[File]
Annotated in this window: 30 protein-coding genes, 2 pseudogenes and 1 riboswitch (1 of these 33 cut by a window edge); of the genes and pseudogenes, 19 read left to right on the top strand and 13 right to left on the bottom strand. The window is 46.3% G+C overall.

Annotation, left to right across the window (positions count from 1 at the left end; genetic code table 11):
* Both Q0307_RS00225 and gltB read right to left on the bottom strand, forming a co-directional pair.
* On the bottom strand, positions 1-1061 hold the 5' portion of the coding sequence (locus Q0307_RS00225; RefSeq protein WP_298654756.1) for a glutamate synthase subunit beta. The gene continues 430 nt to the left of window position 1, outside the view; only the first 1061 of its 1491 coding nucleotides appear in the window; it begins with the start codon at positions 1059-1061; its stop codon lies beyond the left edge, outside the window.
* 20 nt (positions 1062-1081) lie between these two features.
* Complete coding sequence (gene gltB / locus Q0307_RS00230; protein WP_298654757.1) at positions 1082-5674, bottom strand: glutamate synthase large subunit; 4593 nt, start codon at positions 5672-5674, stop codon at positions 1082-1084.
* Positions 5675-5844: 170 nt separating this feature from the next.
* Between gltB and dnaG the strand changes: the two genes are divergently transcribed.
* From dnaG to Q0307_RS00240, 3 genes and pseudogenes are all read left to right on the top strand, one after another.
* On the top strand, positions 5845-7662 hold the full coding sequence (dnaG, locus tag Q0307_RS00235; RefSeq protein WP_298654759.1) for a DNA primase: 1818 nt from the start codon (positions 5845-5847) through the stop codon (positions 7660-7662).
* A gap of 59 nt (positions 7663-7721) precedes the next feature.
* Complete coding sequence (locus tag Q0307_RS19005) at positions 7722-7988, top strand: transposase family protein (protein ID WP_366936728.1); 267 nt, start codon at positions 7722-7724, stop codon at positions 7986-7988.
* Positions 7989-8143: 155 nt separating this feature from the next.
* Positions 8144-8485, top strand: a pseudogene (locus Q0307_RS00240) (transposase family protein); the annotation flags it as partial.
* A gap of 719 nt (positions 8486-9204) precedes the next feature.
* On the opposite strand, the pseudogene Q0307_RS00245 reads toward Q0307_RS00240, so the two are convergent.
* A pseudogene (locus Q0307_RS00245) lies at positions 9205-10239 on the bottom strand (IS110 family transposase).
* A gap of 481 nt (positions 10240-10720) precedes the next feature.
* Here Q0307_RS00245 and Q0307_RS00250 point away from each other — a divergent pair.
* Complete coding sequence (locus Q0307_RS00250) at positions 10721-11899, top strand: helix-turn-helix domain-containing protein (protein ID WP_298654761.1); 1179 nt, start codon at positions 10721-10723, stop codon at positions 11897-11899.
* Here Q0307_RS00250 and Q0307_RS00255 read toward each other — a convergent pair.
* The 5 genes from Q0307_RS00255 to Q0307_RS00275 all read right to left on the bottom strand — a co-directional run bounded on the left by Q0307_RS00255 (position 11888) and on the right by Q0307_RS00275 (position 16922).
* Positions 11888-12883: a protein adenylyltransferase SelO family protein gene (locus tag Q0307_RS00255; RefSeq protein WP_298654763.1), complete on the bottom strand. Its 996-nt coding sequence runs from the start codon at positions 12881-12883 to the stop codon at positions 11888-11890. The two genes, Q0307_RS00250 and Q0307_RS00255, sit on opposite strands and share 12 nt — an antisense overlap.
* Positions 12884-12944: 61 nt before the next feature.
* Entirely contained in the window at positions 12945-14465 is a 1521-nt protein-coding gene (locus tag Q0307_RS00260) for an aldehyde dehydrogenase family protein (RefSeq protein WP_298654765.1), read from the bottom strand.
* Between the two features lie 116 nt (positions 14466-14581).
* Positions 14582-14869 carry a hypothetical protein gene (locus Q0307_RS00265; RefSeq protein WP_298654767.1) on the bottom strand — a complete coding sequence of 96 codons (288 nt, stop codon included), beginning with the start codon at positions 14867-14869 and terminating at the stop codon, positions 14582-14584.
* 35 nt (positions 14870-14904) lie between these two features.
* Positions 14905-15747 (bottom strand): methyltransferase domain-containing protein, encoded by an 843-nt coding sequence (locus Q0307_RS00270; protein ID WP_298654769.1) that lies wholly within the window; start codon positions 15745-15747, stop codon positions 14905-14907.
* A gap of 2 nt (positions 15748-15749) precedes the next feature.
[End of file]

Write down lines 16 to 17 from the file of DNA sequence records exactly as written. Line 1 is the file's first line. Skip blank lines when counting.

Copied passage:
* On the opposite strand, the pseudogene Q0307_RS00245 reads toward Q0307_RS00240, so the two are convergent.
* A pseudogene (locus Q0307_RS00245) lies at positions 9205-10239 on the bottom strand (IS110 family transposase).